How To Make Whiskey (A Step-by-Step Guide)

Nothing oozes more pleasure than being able to craft your own whiskey. You can play around with different grains and techniques to produce a top-shelf drop you and your friends will be proud of. 

But, making whiskey from scratch can seem complicated – especially if you’ve never dipped your toes in distilling alcohol. 

This is where this post comes in. 

We’ll give you a step-by-step guide on how to make a good bottle of whiskey from selecting the grains right down to aging your spirit. We’ll also give you a breakdown of the different kinds of whiskeys and the key elements that make each of them unique. 

So, without further ado, here’s how to make whiskey.  

How To Make Whiskey At Home? 

Whiskey is a distilled alcoholic beverage made from fermented grains aged in wood casks. The grains used can be anything from barley, corn, rye, or wheat. They are often cracked open to release sugars that aid in the process of fermentation. 

To make whiskey, first malted barley must be mashed to extract its sugars which is then fermented into a crude beer. That beer is then distilled usually two or three times until the resulting spirit is a clear in color and around 60% ABV. This is put in barrels to be in contact with toasted or charred oak to age for at least 6 months before being ready to be bottled and consumed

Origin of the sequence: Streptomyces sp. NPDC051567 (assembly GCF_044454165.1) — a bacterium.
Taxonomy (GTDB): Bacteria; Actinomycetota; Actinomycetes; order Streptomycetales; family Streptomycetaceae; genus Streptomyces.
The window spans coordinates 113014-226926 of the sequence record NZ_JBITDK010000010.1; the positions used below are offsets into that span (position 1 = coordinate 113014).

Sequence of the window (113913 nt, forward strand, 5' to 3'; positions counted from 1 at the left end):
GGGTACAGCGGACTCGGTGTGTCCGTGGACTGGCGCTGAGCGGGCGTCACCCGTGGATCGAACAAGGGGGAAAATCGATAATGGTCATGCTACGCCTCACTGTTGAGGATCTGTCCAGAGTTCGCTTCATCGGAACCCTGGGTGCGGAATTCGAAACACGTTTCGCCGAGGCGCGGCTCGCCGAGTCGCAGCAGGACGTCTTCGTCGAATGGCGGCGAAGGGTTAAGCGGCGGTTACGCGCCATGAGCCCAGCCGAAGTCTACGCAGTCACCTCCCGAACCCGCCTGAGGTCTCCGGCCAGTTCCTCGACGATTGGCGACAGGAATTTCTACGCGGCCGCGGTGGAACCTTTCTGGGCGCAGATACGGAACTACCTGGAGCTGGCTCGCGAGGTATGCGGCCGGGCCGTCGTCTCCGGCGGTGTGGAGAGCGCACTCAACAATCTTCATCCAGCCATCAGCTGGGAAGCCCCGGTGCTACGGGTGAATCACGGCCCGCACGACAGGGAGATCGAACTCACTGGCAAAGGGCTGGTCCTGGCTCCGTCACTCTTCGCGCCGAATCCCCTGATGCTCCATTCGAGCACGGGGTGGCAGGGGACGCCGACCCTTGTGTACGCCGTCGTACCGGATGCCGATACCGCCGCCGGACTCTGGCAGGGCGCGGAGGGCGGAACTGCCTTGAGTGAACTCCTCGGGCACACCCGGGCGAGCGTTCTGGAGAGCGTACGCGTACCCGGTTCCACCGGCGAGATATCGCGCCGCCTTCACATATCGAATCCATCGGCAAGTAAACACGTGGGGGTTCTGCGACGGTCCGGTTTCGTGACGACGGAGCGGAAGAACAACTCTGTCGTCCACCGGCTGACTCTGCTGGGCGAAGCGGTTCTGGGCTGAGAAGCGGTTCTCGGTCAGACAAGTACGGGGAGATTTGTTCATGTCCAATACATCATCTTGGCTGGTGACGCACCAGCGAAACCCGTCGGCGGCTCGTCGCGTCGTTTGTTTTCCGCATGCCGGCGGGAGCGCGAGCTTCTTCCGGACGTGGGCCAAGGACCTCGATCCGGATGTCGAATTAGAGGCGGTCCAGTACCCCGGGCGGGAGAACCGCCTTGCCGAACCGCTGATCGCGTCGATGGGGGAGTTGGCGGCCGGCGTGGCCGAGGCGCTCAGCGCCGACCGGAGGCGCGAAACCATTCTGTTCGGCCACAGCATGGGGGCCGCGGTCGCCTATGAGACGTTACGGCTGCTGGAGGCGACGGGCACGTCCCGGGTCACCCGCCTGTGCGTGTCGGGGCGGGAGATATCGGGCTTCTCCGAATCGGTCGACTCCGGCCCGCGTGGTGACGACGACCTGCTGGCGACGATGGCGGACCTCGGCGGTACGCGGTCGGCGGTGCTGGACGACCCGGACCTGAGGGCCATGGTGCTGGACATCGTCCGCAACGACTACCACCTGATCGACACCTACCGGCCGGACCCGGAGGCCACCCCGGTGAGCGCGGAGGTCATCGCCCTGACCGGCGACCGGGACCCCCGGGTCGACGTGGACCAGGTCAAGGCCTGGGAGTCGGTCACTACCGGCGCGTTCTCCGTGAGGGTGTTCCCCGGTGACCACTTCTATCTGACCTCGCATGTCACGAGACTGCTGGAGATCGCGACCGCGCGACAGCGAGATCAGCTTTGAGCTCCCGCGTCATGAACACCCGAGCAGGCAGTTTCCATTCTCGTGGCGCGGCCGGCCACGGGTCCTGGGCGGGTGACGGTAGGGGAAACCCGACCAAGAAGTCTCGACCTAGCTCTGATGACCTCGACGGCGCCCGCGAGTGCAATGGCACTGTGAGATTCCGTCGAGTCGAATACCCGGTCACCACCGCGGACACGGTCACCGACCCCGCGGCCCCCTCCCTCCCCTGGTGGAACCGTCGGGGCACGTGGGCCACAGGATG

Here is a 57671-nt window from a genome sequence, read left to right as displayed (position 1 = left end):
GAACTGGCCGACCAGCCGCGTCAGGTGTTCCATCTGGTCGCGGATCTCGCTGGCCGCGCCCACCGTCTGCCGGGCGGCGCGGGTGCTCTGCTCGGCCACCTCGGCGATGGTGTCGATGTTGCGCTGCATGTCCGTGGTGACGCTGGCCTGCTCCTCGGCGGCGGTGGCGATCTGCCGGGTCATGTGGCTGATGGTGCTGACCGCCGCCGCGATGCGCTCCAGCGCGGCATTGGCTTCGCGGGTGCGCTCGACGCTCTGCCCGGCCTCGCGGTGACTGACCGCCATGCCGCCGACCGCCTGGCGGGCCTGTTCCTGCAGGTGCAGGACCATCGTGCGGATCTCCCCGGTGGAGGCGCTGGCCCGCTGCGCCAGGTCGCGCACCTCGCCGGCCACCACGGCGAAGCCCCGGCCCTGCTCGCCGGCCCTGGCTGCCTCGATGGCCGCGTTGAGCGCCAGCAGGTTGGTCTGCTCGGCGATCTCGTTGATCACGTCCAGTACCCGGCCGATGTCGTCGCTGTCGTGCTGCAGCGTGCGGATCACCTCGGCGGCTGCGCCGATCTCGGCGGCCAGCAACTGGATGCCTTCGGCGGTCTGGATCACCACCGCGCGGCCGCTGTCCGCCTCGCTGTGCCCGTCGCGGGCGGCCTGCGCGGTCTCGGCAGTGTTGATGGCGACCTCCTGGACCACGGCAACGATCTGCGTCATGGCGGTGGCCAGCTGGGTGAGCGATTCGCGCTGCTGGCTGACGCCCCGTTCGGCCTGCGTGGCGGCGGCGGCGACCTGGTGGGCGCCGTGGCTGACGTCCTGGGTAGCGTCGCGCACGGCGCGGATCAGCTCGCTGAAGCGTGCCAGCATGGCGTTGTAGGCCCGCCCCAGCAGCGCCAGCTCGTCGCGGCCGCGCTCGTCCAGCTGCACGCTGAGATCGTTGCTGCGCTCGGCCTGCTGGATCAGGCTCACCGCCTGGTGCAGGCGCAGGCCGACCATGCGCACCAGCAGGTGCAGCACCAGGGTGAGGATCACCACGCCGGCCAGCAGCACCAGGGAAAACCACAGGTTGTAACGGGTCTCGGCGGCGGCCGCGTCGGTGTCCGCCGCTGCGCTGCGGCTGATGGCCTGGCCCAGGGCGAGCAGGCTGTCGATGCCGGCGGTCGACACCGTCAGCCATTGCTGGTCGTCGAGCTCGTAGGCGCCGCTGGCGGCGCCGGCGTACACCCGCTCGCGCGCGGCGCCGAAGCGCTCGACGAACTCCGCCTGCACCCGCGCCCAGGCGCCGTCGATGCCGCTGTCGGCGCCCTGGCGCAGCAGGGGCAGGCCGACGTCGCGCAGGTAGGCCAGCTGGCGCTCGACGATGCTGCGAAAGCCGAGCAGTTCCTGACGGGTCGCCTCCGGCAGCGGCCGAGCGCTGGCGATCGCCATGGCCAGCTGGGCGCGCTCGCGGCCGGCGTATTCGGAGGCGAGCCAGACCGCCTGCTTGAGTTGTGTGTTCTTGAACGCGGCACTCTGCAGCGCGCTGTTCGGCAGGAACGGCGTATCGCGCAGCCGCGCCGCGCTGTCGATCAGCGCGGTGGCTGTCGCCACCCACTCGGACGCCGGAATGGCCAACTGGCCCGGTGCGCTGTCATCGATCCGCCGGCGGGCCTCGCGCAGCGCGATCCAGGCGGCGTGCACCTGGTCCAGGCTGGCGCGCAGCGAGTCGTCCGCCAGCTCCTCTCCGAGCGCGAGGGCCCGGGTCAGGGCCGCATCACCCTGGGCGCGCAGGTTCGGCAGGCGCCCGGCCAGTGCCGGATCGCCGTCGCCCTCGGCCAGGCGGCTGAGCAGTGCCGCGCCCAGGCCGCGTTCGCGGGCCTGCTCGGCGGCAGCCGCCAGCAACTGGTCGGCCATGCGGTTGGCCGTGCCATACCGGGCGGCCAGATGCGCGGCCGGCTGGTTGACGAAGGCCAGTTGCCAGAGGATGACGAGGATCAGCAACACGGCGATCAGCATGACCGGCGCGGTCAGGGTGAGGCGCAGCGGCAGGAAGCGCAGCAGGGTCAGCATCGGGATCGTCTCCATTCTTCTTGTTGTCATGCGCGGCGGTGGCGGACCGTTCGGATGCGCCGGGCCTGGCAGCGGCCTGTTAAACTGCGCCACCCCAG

What Is Whiskey Made From? 

Whiskey is made from three ingredients: grain, water, and yeast. The grains are malted by steeping the grains in water and then spreading them on the floor. This process allows the grains to germinate and for the starch to convert to sugar. 

From there, the grains are heated in peat smoke, mashed, fermented, distilled, and then left to mature in oak barrels.

What Are The Different Types Of Whiskey?

There are numerous distinct spirits that all fall under the category of whiskey. The contributing factors that give whiskey its unique characteristics are the grains used,  the barrels used for maturation, and the surrounding climate and environment. Below is an overview of the different types of whiskey.

1. Bourbon

Bourbon is whiskey made from 51% corn. According to the Alcohol and Tobacco Tax and Trade Bureau, for this American Native spirit to be called Bourbon, it has to be made in the US and be aged in oak barrels for 2 years or more at a maximum of 62.25% ABV (125 proof). Also, it shouldn’t be bottled at less than 40% ABV (80 proof).

2. Rye

Rye whiskey is an alcohol made from rye. Rye whiskeys are usually 51% of the mash bill. To that, distillers add other grains like corn, barley, or wheat to make the whiskey sweeter, spicier, and more rounded. The final product is often light and spicy liquor. 

There are two main styles of rye: spicy and sweet rye. Spicy liquor is made from 80-90% rye, and sweet has about 49% corn.

3. Scotch

According to the Scotch Whiskey Act of 1988, for an alcoholic beverage to qualify as Scotch, it must be produced in Scotland and aged in wood barrels – American white oak, or European oak, for a minimum of three years. 

Also, it has to be distilled to an alcoholic strength of 94.8% alcohol by volume (ABV), and the final, consumable product has to have a minimum alcohol strength of 40% ABV (80 proof). The only additives permitted are water and caramel flavoring.